But my concerns go beyond this question of “good order.”  It’s not simply to say, “change the Prayer Book first, then change the canons.”  I believe the task force, in what seems to be a spirit of urgency, assumes understandings that are in reality far from settled.  There seems to be little room in this report for, little record of engagement with, those who continue to hold that the present teachings of our church about marriage are well-founded in Scripture, well-aligned with the deep traditions of Christian and Anglican thought—and so are the right things for the church to continue to teach.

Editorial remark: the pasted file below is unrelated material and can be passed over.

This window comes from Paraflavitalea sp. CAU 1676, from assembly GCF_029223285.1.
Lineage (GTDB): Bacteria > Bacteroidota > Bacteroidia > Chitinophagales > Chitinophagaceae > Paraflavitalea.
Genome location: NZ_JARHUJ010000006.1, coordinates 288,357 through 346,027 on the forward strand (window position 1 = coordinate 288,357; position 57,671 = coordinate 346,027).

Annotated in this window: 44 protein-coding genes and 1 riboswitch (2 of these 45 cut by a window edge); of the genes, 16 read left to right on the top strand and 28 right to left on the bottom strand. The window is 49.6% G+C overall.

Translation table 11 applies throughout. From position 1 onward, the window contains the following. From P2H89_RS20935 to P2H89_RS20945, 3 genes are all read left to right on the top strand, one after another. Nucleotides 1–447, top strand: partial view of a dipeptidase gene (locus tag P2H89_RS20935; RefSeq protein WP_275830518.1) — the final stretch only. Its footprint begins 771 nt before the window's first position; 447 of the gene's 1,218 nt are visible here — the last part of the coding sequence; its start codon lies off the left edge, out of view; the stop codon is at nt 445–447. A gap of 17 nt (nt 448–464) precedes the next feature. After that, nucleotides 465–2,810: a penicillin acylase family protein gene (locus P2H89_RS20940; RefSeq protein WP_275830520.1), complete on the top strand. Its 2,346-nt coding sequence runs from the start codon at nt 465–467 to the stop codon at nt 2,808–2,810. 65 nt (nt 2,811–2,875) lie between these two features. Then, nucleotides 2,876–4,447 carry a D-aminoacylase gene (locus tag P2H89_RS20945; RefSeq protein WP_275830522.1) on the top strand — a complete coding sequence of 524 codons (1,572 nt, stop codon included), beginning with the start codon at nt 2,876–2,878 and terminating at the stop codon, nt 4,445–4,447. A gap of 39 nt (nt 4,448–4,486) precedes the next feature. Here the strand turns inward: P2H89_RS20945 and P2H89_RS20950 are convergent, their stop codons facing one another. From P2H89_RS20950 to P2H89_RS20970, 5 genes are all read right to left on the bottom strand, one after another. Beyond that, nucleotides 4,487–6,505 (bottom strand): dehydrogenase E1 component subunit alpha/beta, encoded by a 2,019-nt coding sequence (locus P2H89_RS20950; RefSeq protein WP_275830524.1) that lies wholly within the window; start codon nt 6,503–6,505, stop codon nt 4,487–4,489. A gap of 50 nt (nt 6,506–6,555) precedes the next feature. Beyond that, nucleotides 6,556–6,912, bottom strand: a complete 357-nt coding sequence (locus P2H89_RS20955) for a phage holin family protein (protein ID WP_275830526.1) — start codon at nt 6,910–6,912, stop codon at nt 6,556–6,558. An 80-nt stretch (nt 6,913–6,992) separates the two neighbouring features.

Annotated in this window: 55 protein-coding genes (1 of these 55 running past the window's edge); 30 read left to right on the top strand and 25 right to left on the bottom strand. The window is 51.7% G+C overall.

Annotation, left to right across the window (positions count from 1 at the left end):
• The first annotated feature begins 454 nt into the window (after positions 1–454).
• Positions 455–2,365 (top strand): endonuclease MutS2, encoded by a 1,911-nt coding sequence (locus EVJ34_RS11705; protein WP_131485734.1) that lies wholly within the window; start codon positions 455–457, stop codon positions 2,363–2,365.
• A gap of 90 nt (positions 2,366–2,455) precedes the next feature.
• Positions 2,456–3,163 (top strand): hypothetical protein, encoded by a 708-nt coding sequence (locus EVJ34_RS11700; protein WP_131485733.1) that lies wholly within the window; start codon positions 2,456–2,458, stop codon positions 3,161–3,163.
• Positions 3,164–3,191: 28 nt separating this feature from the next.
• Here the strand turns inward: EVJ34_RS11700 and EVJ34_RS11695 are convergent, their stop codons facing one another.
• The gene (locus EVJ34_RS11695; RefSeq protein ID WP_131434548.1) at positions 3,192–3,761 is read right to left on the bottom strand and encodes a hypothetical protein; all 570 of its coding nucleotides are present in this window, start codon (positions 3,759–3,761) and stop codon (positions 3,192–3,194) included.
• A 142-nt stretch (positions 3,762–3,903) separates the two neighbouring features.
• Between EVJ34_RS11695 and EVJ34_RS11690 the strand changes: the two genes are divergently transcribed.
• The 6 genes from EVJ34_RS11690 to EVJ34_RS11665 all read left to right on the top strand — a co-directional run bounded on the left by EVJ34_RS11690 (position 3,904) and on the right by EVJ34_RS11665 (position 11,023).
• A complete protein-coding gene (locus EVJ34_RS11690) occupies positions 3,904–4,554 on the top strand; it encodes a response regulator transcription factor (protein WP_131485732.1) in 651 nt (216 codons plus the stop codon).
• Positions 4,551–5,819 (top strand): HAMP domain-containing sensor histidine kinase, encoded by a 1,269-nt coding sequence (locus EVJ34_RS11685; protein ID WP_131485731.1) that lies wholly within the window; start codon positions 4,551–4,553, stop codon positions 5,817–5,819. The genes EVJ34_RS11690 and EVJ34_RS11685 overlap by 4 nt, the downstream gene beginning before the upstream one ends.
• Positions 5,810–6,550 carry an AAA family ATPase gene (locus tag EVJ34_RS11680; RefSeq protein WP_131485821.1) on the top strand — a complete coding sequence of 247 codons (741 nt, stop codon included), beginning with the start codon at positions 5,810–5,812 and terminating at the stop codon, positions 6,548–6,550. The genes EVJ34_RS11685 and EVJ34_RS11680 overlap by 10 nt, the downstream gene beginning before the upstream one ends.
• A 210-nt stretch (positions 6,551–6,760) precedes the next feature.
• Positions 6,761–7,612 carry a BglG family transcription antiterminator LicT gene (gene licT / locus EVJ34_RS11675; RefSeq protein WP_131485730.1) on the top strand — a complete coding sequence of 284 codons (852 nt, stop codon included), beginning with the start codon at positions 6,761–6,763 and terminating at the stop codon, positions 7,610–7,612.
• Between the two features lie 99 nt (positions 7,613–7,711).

What I pray for is that we would in God’s good time find a common ground where our “gracious pastoral word” may be spoken in a way that will be fully congruent with the Church’s historic witness and Biblical teaching.   If we haven’t yet figured out how—and I don’t think we have—that doesn’t mean we should just give up and rush to the nearest exit, trampling over one another on the way.  We would do better to step back from urgency and settle in charitably with one another and with our present contradictions for a longer season.

The Rev. Bruce Robison is a deputy from the Diocese of Pittsburgh.